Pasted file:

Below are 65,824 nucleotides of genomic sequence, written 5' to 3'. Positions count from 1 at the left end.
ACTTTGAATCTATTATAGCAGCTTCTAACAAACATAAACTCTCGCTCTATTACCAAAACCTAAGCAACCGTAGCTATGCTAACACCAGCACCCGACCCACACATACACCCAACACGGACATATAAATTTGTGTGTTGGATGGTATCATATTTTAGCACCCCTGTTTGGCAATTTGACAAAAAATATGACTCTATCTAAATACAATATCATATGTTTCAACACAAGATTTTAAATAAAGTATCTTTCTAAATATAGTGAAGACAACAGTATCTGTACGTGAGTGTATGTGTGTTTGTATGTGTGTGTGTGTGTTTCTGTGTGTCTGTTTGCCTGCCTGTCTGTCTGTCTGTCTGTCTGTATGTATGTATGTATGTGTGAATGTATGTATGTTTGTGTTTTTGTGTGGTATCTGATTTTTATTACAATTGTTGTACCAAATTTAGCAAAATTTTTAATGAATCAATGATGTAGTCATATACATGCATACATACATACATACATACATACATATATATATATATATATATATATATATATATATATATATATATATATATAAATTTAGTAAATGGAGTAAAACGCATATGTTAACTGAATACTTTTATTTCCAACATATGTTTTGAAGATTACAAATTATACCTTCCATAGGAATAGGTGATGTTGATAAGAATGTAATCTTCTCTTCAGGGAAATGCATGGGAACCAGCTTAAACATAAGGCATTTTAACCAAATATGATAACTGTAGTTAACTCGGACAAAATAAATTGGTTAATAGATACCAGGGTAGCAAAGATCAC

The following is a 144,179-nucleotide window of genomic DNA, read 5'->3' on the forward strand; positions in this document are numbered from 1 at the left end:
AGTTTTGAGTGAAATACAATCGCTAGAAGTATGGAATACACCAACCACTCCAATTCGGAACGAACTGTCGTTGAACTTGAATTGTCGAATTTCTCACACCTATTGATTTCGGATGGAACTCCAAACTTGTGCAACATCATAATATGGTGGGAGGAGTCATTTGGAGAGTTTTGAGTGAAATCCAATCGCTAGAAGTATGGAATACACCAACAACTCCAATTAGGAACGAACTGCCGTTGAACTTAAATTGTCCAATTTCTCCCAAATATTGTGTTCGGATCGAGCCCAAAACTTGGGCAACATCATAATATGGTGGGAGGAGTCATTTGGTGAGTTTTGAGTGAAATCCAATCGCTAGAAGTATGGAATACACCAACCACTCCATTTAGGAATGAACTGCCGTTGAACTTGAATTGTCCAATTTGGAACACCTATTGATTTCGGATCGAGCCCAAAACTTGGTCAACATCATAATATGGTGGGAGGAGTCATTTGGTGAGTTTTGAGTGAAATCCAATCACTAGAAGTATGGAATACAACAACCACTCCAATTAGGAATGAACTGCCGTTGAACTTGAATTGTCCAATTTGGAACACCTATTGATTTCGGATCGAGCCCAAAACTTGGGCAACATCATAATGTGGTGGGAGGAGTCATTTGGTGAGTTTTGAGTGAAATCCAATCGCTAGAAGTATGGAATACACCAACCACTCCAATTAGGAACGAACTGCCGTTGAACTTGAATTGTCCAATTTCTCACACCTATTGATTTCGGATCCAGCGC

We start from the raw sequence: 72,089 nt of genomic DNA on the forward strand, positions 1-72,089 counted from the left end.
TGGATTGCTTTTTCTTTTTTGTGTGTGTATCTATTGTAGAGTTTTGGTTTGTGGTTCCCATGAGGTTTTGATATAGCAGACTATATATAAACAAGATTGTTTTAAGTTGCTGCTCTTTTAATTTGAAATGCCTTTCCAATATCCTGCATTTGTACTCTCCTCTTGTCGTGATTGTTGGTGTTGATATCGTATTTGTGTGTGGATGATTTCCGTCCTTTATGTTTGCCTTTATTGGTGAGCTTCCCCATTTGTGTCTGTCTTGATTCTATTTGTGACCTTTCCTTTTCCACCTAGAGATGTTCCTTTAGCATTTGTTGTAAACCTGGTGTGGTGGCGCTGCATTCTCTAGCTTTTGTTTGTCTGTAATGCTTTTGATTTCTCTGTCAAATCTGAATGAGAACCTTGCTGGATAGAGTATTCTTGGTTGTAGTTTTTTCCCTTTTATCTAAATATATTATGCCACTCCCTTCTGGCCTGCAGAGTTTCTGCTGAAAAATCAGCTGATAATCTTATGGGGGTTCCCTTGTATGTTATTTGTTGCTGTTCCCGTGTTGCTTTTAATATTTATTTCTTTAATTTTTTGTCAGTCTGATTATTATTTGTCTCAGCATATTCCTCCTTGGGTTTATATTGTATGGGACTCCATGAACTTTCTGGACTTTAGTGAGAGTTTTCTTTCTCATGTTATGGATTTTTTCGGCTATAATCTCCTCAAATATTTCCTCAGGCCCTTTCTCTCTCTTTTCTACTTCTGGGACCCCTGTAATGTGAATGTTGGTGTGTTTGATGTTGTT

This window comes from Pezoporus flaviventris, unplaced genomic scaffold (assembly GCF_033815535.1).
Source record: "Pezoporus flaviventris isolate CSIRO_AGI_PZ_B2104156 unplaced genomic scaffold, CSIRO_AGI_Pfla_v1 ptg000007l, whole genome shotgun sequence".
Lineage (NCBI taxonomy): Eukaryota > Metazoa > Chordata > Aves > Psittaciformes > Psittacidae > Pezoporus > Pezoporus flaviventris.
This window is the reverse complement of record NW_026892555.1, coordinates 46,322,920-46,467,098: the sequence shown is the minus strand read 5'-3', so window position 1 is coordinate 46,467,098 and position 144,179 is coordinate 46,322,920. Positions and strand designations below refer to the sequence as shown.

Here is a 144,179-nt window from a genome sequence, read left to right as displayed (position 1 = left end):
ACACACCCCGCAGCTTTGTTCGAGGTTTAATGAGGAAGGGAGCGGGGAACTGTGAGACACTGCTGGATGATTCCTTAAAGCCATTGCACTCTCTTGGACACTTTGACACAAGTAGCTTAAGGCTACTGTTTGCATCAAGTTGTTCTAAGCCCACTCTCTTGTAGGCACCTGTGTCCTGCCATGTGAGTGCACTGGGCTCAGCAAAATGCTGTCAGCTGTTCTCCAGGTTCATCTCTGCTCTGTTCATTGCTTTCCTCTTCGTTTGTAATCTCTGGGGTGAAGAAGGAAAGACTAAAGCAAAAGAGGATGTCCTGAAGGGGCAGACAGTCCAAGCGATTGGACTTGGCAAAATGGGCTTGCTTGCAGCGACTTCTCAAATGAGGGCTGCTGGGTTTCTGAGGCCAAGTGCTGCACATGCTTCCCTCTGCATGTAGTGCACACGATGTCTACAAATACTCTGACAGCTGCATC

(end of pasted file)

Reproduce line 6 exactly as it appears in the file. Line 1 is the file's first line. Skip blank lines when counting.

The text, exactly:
TGGATTGCTTTTTCTTTTTTGTGTGTGTATCTATTGTAGAGTTTTGGTTTGTGGTTCCCATGAGGTTTTGATATAGCAGACTATATATAAACAAGATTGTTTTAAGTTGCTGCTCTTTTAATTTGAAATGCCTTTCCAATATCCTGCATTTGTACTCTCCTCTTGTCGTGATTGTTGGTGTTGATATCGTATTTGTGTGTGGATGATTTCCGTCCTTTATGTTTGCCTTTATTGGTGAGCTTCCCCATTTGTGTCTGTCTTGATTCTATTTGTGACCTTTCCTTTTCCACCTAGAGATGTTCCTTTAGCATTTGTTGTAAACCTGGTGTGGTGGCGCTGCATTCTCTAGCTTTTGTTTGTCTGTAATGCTTTTGATTTCTCTGTCAAATCTGAATGAGAACCTTGCTGGATAGAGTATTCTTGGTTGTAGTTTTTTCCCTTTTATCTAAATATATTATGCCACTCCCTTCTGGCCTGCAGAGTTTCTGCTGAAAAATCAGCTGATAATCTTATGGGGGTTCCCTTGTATGTTATTTGTTGCTGTTCCCGTGTTGCTTTTAATATTTATTTCTTTAATTTTTTGTCAGTCTGATTATTATTTGTCTCAGCATATTCCTCCTTGGGTTTATATTGTATGGGACTCCATGAACTTTCTGGACTTTAGTGAGAGTTTTCTTTCTCATGTTATGGATTTTTTCGGCTATAATCTCCTCAAATATTTCCTCAGGCCCTTTCTCTCTCTTTTCTACTTCTGGGACCCCTGTAATGTGAATGTTGGTGTGTTTGATGTTGTT